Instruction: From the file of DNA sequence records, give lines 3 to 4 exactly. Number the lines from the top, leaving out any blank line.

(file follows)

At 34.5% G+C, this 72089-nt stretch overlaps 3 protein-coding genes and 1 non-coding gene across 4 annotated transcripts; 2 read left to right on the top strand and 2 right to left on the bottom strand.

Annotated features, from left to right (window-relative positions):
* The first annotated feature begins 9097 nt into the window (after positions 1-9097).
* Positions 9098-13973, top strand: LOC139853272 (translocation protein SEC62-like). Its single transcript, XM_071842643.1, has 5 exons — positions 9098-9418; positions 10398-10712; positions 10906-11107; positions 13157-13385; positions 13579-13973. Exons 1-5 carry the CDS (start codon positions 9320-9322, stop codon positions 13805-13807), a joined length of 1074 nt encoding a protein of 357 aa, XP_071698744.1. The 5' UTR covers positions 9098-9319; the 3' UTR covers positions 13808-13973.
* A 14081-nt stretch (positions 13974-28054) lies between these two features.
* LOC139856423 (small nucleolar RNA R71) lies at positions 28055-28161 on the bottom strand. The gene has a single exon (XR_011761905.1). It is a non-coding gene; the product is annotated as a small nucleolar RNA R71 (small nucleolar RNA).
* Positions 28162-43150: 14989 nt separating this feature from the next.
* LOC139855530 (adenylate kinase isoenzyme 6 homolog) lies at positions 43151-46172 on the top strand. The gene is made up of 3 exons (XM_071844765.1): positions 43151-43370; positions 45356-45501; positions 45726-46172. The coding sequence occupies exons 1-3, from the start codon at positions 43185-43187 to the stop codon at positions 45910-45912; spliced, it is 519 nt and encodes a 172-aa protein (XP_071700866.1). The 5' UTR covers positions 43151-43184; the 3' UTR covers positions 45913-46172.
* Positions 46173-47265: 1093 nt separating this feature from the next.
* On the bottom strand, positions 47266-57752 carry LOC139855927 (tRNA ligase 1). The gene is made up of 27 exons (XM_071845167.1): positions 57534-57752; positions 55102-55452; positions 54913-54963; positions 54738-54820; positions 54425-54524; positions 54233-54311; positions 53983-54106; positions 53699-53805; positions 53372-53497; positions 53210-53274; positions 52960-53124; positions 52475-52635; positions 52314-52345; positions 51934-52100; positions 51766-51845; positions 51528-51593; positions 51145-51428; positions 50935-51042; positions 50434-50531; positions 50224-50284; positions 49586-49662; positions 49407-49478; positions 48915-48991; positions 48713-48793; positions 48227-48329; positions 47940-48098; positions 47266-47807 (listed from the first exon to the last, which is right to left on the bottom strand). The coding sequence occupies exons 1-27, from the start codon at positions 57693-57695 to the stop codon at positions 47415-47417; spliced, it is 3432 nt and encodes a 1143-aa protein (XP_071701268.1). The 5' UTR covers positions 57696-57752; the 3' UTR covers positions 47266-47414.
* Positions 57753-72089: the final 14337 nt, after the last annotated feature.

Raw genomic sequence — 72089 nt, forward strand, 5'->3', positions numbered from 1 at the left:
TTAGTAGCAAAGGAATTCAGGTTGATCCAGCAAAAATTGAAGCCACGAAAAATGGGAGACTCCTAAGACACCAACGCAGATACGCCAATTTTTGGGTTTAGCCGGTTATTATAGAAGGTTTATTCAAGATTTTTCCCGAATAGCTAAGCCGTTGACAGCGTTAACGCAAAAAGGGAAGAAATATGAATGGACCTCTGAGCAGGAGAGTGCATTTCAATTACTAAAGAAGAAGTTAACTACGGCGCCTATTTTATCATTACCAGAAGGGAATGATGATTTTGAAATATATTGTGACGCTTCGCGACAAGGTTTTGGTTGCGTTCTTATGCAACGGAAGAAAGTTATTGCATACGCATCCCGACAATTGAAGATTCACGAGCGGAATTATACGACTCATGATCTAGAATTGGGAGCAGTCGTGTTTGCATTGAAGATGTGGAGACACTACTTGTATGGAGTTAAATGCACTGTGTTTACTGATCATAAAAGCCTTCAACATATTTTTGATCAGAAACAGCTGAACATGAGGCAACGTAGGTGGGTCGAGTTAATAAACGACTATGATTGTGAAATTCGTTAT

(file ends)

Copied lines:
* The first annotated feature begins 9097 nt into the window (after positions 1-9097).
* Positions 9098-13973, top strand: LOC139853272 (translocation protein SEC62-like). Its single transcript, XM_071842643.1, has 5 exons — positions 9098-9418; positions 10398-10712; positions 10906-11107; positions 13157-13385; positions 13579-13973. Exons 1-5 carry the CDS (start codon positions 9320-9322, stop codon positions 13805-13807), a joined length of 1074 nt encoding a protein of 357 aa, XP_071698744.1. The 5' UTR covers positions 9098-9319; the 3' UTR covers positions 13808-13973.